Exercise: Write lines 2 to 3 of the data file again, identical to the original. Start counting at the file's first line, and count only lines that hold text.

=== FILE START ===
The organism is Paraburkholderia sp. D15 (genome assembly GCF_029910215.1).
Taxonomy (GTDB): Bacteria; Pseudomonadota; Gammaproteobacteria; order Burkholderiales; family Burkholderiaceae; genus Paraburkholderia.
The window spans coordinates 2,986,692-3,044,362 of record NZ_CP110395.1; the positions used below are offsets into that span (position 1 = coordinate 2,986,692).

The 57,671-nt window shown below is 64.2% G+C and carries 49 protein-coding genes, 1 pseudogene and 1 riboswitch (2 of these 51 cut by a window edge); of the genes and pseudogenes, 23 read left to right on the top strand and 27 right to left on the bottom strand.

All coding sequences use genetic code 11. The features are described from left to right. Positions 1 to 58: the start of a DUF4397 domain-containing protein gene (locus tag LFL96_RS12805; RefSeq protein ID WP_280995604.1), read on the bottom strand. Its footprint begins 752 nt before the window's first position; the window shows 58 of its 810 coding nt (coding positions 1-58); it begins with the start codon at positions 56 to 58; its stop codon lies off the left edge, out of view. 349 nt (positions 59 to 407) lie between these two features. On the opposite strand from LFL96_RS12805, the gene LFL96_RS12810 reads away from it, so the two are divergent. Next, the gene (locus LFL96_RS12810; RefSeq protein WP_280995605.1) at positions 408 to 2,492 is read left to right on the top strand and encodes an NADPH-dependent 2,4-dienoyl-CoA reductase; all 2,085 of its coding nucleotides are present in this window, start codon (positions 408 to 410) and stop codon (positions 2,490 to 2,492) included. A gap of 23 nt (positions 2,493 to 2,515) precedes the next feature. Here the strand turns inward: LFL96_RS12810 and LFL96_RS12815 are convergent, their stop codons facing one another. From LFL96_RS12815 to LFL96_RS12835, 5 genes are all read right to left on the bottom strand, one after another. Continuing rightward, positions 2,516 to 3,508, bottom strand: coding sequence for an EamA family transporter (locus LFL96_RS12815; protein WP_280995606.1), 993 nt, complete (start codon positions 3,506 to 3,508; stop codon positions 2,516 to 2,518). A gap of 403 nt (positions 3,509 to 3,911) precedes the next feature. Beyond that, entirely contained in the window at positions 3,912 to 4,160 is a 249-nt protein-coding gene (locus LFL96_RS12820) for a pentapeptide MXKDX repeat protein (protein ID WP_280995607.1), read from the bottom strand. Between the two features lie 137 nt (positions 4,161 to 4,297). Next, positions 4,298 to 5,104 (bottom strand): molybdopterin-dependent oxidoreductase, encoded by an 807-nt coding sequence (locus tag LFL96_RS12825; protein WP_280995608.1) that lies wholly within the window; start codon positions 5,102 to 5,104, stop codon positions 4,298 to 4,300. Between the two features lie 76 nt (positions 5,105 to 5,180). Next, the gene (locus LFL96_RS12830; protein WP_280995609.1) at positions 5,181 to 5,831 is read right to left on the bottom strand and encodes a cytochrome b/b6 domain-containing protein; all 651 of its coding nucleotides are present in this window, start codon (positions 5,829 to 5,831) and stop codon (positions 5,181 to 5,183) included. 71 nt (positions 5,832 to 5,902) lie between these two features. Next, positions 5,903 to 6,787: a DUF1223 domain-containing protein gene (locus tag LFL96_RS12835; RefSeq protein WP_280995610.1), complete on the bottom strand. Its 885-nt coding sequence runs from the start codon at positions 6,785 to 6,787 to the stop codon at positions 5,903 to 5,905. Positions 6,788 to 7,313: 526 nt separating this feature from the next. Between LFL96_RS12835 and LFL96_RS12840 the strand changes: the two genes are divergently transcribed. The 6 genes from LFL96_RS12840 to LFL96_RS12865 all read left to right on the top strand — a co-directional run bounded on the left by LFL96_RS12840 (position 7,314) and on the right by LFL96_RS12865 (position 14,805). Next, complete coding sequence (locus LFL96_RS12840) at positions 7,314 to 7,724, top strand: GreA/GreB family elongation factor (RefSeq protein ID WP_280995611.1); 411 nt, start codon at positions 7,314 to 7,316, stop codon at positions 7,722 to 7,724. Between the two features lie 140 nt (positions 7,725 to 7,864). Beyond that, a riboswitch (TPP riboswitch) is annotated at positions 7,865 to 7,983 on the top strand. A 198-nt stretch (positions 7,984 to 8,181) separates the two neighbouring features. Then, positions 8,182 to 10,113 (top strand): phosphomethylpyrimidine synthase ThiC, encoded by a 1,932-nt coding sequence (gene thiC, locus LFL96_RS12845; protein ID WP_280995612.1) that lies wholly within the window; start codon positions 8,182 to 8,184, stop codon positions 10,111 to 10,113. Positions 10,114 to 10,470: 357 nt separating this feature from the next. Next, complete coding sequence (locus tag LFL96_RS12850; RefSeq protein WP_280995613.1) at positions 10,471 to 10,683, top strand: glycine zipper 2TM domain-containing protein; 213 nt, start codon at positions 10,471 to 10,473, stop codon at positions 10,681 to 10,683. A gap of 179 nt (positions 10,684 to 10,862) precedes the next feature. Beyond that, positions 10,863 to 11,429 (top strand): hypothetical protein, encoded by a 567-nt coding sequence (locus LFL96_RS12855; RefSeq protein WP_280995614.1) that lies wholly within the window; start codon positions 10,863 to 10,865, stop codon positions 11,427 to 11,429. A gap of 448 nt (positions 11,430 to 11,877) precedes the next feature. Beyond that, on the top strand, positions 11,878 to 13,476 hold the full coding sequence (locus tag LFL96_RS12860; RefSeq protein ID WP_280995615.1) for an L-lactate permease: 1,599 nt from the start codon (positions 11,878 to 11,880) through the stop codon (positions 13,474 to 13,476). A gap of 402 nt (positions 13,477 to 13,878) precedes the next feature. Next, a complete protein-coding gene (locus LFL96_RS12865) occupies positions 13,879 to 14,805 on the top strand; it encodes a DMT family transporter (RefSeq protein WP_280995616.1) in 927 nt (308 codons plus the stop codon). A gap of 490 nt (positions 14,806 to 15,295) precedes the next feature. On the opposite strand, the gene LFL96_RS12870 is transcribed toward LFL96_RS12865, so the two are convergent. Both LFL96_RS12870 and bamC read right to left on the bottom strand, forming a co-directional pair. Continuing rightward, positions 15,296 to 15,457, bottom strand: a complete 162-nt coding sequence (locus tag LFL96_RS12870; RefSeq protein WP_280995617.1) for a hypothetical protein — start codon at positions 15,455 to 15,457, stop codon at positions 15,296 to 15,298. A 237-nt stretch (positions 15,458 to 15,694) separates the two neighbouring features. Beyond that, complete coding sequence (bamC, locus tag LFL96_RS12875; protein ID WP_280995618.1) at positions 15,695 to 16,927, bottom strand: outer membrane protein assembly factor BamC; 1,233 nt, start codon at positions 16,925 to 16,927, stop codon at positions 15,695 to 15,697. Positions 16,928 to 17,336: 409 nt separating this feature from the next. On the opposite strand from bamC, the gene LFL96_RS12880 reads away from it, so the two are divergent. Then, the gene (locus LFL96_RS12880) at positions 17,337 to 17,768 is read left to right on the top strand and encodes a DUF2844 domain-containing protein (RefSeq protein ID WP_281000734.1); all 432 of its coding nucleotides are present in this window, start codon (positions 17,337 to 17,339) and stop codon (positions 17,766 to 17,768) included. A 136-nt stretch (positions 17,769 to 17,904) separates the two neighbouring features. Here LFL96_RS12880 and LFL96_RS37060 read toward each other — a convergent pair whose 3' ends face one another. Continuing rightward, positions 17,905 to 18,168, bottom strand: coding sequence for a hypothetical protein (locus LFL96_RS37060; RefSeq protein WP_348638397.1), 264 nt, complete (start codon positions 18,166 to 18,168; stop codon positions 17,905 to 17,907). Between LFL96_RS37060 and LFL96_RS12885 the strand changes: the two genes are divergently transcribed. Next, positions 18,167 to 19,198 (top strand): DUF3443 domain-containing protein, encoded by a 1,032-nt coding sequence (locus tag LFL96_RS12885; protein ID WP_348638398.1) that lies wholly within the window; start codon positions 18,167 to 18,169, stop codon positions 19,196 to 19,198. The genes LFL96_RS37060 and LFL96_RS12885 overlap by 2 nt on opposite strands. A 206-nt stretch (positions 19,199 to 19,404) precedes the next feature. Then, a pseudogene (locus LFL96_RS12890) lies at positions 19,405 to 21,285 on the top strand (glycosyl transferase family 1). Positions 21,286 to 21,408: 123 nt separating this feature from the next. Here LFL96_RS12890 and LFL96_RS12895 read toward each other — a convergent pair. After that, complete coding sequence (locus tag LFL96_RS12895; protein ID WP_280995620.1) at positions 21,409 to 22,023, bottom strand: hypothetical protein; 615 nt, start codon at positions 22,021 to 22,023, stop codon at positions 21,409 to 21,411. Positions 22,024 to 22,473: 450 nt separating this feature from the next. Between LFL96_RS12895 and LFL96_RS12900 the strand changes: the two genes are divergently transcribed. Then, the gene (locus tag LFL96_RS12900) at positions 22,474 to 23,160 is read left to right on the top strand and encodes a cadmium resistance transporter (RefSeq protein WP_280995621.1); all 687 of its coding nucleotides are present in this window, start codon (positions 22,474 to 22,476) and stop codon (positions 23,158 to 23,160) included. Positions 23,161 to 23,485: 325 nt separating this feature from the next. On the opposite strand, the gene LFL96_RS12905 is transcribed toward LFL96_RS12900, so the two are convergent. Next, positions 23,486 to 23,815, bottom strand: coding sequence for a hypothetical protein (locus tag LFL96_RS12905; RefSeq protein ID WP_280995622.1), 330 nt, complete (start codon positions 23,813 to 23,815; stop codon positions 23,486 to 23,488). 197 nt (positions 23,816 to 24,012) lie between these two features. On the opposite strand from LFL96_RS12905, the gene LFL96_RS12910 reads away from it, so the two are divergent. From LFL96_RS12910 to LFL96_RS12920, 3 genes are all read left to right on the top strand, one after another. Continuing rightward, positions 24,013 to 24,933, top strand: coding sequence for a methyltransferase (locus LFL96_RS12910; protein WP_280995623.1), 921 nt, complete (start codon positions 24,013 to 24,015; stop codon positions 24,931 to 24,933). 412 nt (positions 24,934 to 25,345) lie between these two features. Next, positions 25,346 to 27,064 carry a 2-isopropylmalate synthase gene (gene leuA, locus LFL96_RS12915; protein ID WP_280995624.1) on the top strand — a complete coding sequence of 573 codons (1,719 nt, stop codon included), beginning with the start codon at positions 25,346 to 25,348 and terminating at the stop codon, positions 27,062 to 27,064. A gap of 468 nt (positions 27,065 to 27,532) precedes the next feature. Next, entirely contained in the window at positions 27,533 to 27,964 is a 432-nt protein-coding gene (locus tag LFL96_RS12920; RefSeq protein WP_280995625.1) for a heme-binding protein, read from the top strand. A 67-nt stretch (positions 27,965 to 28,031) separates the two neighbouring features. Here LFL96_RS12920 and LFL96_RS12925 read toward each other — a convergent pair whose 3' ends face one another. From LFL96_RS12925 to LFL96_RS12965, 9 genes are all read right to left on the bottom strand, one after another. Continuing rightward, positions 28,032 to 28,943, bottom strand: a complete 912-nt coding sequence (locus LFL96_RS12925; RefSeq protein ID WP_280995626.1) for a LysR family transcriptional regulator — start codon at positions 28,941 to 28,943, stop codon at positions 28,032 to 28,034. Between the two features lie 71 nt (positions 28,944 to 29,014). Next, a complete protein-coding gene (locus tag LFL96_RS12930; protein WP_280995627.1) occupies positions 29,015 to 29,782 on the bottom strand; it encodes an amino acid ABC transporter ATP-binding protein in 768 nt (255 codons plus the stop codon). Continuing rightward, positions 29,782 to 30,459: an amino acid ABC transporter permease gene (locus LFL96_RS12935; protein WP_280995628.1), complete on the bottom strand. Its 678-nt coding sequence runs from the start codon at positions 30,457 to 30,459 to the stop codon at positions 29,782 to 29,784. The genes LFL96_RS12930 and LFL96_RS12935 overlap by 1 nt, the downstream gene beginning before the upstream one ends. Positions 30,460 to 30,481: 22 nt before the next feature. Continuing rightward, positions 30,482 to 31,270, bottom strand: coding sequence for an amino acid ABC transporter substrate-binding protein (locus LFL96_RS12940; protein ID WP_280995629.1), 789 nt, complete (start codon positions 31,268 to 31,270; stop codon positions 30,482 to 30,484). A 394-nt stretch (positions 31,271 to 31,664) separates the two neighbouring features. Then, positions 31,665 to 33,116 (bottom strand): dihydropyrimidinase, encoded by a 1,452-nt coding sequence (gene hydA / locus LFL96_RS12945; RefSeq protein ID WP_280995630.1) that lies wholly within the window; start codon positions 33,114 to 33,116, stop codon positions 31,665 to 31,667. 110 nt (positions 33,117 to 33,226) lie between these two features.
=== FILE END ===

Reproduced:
Taxonomy (GTDB): Bacteria; Pseudomonadota; Gammaproteobacteria; order Burkholderiales; family Burkholderiaceae; genus Paraburkholderia.
The window spans coordinates 2,986,692-3,044,362 of record NZ_CP110395.1; the positions used below are offsets into that span (position 1 = coordinate 2,986,692).